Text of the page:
Sometimes wisdom comes from the closest to home. My husband and I have been under a lot of stress, and when there’s a lot of stress, cracks start to form and dams of emotion burst.
Yes, we’ve argued.
We’ve argued in front of the kids.
The fact is, we love each other, but sometimes, whether we mean to or not, we hurt each other. We do our best to overlook it, but sometimes the lack of care or lack of consideration gets to be too much, and it has to come out.
Fortunately, we both understand and acknowledge our weaknesses and do what we can to do better. I am autistic, have chronic pain, have an audio processing disorder, am visually impaired, and can be extremely socially oblivious, especially when I’m trying to muscle through my own depression. There are times that I do or say things without thinking, and it hurts the people closest to me, especially my husband.
Michael is a good man. He’s patient, and he’s learned from his mistakes. He also knows his worth and sets boundaries as he needs them. He is also an excellent therapist who is frustrated because he cannot use his skills as a therapist to help me overcome my own demons (it’s unethical and would turn our relationship into something we don’t want it to be).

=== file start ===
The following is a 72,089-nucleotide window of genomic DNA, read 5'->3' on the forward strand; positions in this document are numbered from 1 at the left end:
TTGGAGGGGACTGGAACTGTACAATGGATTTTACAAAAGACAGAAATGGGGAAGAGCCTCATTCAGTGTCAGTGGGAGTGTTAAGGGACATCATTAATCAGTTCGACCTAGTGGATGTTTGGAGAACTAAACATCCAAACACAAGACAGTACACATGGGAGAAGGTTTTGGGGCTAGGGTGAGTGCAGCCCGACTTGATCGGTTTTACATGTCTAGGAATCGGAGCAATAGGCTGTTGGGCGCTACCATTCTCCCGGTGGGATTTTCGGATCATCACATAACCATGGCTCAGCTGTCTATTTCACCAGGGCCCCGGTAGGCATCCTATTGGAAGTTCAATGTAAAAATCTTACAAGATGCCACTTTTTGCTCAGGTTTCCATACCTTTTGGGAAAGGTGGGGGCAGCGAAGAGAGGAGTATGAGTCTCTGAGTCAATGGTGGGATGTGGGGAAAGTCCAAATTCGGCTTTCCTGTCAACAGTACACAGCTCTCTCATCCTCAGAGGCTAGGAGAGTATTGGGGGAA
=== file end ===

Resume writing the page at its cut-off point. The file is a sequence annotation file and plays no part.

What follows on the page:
He did, however, give me a couple of tools to help me process my emotions–wheels that break down feelings into their emotional roots. He also told me that a statement is not the same as an emotion.
For example, if I said, “I feel worthless,” that’s not an emotion. Buried in that statement are sadness, anger, and fear. I feel sad because it is ingrained into me that the value I bring to others is monetary, and if I am not making money, I do not have value. I am angry at myself because my eyesight and body are weak, and my ability to work is limited by my need for the bathroom and for rest when the pain and/or exhaustion get to be overwhelming. I feel afraid that I will be rejected by the people I love because I do not bring in a steady income to this family, I cannot do conventional work anymore, and I’m scared that they see me the way I see me and will get rid of me when I am no longer useful to them.
That’s heavy, Doc.
At the same time, though, it feels liberating. When I am able to disengage myself from the pain my thoughts are causing and break them down into their basic emotional components, I can analyze them. The simple act of analysis actually quiets my mind somewhat. Now when I thought comes barreling in and knocking me on my ass, I can hear my husband saying to me, “That’s a judgment, Rebecca–what are you feeling?”
This also ties into a free class I’m taking right now about manifesting money in your life. Yes, I’m aware that a lot of people think it’s a woo-woo waste of time, but I feel it has value because it helps participants shine a light on their internalized feelings about money and how those feelings may be preventing them from seeing and participating in opportunities than can lead to financial success.
I have enough to say about money that I should probably make a separate blog discussing everything I’ve learned about myself and my attitudes in the last week. Between the tools that Michael and Tasha have provided for me so far this week, I’ve been learning a lot, and I hope that things change for the better as a result.